Read the story below entitled "Witchcraft" and underline the names of all of the people mentioned. Then put the Information in the story into the outline provided. Exchange the outlines with a partner, and from your partner's outline write the story
In 1692 the charge of witchcraft was leveled against people from across the Massachusetts Bay Colony. By the time the witch trials had passed, nineteen people were hanged and one was crushed to death . The Witchcraft hysteria began in Salem Village, now Danvers, but ended in Salem which was the site of the pretrial hearings, the trials, and the executions. Bridget Bishop was the first to be hanged on June 10, 1692, and Giles Corey was the only one crushed to death on September 19, 1692.
Those who brought the accusations were young and easily influenced girls such as Mary Warren and Elizabeth (Betty) Parris. The reasons for their behavior have been debated for years, and several theories have been put forward - everything from the girls having eaten a particular mold in the rye bread to simple malice or boredom.
Among the judges involved in the questioning of the accused were Justices John Hathorne, Bartholomew Gedney, Samuel Sewell, and Jonathan Corwin The Reverends Cotton Mather, Increase Mather, and Nicholas Noyes also participated in the questioning. Because of their lack of enthusiasm for the trials, the Reverend John Higginson and Jonathan Corwin each had a member of his family accused.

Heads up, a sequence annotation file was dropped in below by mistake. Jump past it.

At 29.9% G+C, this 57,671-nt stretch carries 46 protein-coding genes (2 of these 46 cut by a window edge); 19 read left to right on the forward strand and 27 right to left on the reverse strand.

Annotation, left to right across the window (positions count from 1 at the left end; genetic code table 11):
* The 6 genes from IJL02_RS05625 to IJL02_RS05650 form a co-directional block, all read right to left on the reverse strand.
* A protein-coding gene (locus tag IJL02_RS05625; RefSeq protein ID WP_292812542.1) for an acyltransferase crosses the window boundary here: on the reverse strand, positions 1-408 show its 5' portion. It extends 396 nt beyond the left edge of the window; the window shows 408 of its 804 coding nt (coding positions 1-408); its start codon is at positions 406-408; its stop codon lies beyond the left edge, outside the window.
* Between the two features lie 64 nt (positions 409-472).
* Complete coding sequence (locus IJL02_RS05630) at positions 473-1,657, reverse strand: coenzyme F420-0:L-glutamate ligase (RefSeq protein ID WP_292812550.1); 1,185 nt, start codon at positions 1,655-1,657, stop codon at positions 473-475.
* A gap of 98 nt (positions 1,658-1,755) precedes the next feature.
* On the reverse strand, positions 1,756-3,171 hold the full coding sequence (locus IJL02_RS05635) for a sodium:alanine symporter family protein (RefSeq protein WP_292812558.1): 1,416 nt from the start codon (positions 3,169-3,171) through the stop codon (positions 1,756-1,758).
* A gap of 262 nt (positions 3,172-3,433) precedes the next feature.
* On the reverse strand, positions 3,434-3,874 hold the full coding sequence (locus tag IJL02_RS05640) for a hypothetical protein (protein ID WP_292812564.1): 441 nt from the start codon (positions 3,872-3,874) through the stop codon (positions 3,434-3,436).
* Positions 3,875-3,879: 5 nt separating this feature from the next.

Several of those who suffered because of the taint of witchcraft, but survived, were Phillip English, the wealthiest man in Salem who had to leave town; Dorcus Good, the imprisoned four year old daughter of Sarah Good who was later released and lived into adulthood unable to care for herself; Elizabeth Proctor, the accused and arrested wife of John Proctor who was himself hanged; and Sarah Cloyce, the third of three sisters who were charged and arrested. The other two sisters - Rebecca Nurse and Mary Easty - were executed.
The entire horror came to an end in 1693 when Governor Sir William Phips issued a general pardon to all those who remained accused of witchcraft.
Witchcraft: the outline